“Taiko” DrumsSociety Culture
Rhythm and Movement
The appeal of Japan’s traditional taiko drumming lies in its vigorous and powerful sound, which stirs players and listeners alike, physically and spiritually. The instrument plays a central role in many types of traditional music and performance, and drumming is a popular pastime for many in Japan and abroad.
Part of the dynamism of the taiko is the way drummers involve their whole bodies to achieve a profound level of expression. This aspect of physical performance—almost like dancing, as powerful rhythms combine with dynamic movements—is one factor that has brought the instrument international attention. Performances by large troupes wielding sticks in perfect time as they drum complex and powerful rhythms are particularly spectacular.
The instruments originally came to Japan from continental Asia. The oldest drums in the country have been discovered at sites dating back to the Jōmon period (ca. 10,000 BC–300 BC).
From ancient times the taiko was used in Japan for communicating with allies, frightening pests away from crops, and inspiring morale in battling soldiers. It also played an important role in festivals, rainmaking rituals, and the lively dancing of the bon odori.
Taiko drumming later became an element in kabuki and other performing arts, and was increasingly heard in theaters. Since the early twentieth century, kumi-daiko ensembles playing a range of different kinds of drums have helped bring the taiko into the mainstream.
While there are various kinds of taiko, the nagadō-daiko (long-bodied drum) is considered to be the standard. This is typically made by hollowing out a beautifully grained cut of hard zelkova wood into a cylinder, stretching cowhide over the top, and fixing it in place with metal pins. Other notable traditional Japanese drums include the high-pitched shime-daiko widely used as accompaniment in nō theater and nagauta music, the ōdaikō bass drum, and the okedō-daiko, which is often carried during performances. The drumhead, which determines the tone of each taiko, is affected by such factors as thickness and how it has been processed.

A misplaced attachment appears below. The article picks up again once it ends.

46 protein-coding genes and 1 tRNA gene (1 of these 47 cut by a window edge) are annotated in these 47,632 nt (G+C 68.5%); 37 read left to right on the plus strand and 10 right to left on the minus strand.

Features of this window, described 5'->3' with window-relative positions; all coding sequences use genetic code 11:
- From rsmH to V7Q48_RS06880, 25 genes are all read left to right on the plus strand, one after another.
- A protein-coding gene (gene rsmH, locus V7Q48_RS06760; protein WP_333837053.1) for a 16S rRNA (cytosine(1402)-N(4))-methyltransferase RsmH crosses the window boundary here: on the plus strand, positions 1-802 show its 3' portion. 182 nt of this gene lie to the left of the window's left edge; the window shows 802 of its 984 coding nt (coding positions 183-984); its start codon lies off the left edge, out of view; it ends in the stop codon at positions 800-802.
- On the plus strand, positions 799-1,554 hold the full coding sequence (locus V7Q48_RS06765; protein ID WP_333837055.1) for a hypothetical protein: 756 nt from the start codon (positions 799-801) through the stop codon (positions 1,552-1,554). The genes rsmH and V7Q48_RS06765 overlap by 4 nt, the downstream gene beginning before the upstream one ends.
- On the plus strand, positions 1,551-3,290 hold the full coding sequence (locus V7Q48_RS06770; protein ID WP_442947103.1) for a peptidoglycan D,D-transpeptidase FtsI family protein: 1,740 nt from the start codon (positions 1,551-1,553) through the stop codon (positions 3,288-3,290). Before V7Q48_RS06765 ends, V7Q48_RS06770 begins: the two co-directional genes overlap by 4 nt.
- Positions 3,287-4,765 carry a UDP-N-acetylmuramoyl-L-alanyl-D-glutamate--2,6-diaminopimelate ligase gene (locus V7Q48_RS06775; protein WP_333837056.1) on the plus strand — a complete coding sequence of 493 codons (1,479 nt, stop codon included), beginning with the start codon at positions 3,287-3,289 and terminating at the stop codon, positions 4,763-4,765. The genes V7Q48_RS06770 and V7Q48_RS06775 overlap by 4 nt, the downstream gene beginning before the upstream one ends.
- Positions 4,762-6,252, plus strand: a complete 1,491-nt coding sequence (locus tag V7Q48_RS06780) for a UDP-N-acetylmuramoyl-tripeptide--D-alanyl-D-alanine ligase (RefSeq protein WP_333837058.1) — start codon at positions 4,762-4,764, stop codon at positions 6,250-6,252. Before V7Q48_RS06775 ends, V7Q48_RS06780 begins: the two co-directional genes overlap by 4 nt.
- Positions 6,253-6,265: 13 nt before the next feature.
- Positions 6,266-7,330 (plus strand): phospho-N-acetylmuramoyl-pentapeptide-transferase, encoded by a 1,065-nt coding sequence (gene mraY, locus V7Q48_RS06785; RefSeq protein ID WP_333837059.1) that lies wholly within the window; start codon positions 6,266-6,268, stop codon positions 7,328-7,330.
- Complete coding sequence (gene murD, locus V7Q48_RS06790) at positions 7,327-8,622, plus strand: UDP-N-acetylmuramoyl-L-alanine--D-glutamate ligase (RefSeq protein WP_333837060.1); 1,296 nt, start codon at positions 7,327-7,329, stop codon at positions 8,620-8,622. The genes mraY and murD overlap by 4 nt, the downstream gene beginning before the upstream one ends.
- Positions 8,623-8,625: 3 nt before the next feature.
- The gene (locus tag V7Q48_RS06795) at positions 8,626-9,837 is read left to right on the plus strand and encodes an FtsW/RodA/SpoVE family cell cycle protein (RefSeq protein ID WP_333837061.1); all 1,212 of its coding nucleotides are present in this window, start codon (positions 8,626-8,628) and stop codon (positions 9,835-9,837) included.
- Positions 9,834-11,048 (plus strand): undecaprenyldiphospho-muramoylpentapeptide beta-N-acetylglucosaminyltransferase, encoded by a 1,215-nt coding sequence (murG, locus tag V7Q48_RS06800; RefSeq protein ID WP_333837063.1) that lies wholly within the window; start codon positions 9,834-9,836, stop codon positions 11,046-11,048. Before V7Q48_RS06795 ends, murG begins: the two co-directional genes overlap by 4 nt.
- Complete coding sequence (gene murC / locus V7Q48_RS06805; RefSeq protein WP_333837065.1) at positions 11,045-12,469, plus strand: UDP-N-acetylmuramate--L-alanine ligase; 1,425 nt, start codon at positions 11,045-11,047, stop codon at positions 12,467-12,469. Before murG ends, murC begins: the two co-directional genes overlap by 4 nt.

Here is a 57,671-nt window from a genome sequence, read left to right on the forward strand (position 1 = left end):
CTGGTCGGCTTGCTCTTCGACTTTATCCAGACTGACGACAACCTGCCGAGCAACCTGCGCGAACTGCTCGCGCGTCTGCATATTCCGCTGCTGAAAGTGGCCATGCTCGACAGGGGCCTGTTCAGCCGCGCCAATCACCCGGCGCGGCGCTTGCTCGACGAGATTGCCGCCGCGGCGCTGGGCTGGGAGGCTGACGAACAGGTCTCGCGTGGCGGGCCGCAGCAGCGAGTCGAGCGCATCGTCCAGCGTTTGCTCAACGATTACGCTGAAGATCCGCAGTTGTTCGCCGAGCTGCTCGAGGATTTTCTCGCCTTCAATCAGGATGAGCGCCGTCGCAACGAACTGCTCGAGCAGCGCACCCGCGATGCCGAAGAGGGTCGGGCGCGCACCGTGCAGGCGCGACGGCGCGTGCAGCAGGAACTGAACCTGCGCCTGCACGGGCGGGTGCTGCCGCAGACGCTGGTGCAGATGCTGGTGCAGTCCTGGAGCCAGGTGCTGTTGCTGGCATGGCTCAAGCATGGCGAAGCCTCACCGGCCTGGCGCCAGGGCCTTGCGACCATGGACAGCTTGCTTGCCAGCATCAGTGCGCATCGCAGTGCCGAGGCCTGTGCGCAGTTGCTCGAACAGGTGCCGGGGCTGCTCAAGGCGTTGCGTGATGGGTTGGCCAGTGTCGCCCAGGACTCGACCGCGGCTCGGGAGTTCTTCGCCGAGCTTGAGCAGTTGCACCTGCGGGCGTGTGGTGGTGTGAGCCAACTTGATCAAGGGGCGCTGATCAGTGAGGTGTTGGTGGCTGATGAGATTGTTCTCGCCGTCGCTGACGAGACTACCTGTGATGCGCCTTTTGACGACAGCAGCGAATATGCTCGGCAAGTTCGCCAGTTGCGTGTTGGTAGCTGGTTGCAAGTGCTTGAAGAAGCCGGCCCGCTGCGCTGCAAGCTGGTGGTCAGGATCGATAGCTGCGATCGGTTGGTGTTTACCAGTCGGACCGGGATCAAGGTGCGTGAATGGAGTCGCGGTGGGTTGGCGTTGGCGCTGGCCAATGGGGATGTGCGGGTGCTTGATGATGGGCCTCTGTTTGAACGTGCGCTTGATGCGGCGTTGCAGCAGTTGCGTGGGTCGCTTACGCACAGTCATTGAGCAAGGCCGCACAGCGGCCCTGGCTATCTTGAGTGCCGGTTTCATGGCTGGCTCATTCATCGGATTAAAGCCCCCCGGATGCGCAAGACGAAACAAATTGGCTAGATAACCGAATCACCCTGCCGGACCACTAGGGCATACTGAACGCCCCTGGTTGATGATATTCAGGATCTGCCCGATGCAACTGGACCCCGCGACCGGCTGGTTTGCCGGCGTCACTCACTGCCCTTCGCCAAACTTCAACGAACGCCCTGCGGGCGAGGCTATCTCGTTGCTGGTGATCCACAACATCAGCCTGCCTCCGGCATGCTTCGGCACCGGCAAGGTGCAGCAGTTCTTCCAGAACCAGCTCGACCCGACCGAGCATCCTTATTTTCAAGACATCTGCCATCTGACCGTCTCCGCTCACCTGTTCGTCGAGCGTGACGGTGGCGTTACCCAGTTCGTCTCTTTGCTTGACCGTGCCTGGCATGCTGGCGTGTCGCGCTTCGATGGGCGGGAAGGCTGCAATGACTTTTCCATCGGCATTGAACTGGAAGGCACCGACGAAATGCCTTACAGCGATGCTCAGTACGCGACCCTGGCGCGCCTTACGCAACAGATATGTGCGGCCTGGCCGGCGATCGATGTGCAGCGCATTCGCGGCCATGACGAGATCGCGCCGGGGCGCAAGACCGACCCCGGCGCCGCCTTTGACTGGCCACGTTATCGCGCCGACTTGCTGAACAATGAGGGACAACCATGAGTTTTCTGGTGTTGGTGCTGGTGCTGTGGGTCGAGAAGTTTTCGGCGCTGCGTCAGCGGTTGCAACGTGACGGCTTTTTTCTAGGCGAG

There are taiko ensembles all over the country representing schools, companies, and local areas. There are also many professional groups that have contributed to the instrument’s increased recognition worldwide, including acclaimed pioneers Ondekoza and Kodō. After forming in 1971, Kodō was active in Niigata Prefecture for around a decade before making its international debut at the Berlin Festival in 1981. It has since performed more than 5,500 times in 47 countries. Potential members spend two years of intensive training while living together in a converted former school on Niigata’s Sado Island. Those who make it through the rigorous selection process that follows face a further year of hands-on instruction before they are officially accepted. The group currently has 35 full members.
Along with their drumming skills, the Kodō players have become known for their superb physiques, honed by hours of strenuous training. Several books of photographs have been published showcasing the troupe’s formidable combination of power and technique.